Granite- A journey from the store to the countertop

Today in this post we will trace the journey of how the granite lands on the kitchen countertop.

Step 1- Mother Nature makes the beautiful granite thru the process of metamorphosis or extreme change. Read more here

Step 2- The granite pieces are processed and cut in the quarries and the factories. Watch this informative video here.

Step 3- The finished granite slabs get shipped to the different wholesaler retailers via various means of transportation. The worth of the granite is largely determined by its place of origin and the kind of formation or pattern it holds.

Step 4- Go to a granite wholesale retailer. We went to a retailer in Seattle.


Step 5- Choose a granite slab among the various options available. Keep in mind the colors of your kitchen cabinet as well as the size of the kitchen, lighting etc. I wanted to go for something that will blend with all sorts of colors, so was preferring a lighter shade. And of course granite can get really expensive, so something lower on the price was also a consideration. Granite countertops not only look classy, but are also more durable and resistant. Here is selection of available options in the warehouse.

My first choice was the style that is third from the front, but then went with another piece similar looking because I could not justify the price difference to myself 🙂


Step 6- After choosing a granite piece and paying for it, the granite gets carried out to the truck using a forklift. Some day I want to drive this monster!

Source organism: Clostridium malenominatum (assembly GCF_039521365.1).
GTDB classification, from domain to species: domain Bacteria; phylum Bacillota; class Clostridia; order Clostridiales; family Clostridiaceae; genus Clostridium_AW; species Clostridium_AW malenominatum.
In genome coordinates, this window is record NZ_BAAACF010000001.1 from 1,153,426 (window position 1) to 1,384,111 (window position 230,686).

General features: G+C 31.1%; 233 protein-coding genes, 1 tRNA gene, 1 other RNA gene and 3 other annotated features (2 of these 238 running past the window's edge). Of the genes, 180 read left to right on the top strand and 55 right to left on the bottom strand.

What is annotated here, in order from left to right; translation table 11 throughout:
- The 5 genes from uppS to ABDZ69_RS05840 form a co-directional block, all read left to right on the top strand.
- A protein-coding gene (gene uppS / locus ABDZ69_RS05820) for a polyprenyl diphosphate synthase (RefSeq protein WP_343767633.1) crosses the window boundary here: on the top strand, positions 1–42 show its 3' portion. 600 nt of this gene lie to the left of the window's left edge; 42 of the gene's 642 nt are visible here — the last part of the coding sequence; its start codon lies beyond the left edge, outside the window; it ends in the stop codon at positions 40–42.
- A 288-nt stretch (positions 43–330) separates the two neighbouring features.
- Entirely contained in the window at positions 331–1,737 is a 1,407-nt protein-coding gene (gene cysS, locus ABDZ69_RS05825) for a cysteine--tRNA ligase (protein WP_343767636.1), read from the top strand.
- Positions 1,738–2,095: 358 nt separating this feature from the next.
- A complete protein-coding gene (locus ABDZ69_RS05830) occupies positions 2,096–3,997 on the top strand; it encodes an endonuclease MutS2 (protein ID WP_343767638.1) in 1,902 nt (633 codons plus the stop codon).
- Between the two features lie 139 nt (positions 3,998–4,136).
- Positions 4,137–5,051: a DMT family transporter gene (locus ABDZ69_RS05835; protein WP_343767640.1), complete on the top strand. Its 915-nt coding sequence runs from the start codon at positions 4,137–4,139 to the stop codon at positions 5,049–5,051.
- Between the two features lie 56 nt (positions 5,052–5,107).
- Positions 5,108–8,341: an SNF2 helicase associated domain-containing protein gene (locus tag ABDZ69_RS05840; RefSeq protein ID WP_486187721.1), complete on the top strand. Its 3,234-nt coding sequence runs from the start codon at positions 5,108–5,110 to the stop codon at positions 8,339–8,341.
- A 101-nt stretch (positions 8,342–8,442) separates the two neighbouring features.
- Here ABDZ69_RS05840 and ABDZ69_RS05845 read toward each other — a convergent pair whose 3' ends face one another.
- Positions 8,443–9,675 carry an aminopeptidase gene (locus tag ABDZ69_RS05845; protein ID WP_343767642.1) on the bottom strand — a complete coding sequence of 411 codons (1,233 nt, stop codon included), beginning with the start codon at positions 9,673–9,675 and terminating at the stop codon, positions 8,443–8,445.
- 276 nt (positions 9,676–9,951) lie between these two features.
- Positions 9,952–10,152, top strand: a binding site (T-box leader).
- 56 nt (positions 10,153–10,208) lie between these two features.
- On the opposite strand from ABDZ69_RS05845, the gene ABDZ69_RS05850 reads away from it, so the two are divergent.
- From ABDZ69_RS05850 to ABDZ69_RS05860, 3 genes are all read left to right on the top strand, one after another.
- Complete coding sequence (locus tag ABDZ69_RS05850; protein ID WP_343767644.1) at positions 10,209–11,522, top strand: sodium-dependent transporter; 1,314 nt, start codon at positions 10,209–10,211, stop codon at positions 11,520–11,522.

Step 7- The forklift carries the granite and with some assistance it is placed on the truck. Two thin wooden plats support the heavy granite slab.


Step 8- Here is the final product sitting snugly on the truck. Taking it off the truck and hauling it inside the kitchen carefully so that nothing chips or breaks is quite a task and it was only because of Sean and Lorrie’s help that this impossible feat could be achieved.


Step 9- The next step is to cut the granite to fit the sink, which is an art in itself. After marking the sink’s dimensions on the granite, the granite is cut using a wet saw. This video shows Sean using a wet saw (warning: cover your ears, a wet saw is quite loud).

Also watch this for a closeup of how the wet saw is used:

Step 10- After the cutting is done, we gently nudge the cut granite out of the bigger slab. This has to be done slowly and with patience as a small push in the wrong direction could crack the surrounding granite.

This video here will show you how this is done: 

Step 11- Finally, install/mount the sink base over the cut granite. Sinks can either be mount under or mount on top of the granite. To keep it simple, I had got a top mount sink from the HomeDepot with Lorrie. Here is how it looks when placed over the granite.


Step 12-Lastly hookup the sink with the faucet and other parts and tada.. you just got done with a significant part of your kitchen renovation!

The finished product looks great, doesn’t it? The sink came as a complete set along with the faucet, drain and everything from HomeDepot.

Total cost of project: $300 for the granite + $300 for the new sink + labor or approx $700.



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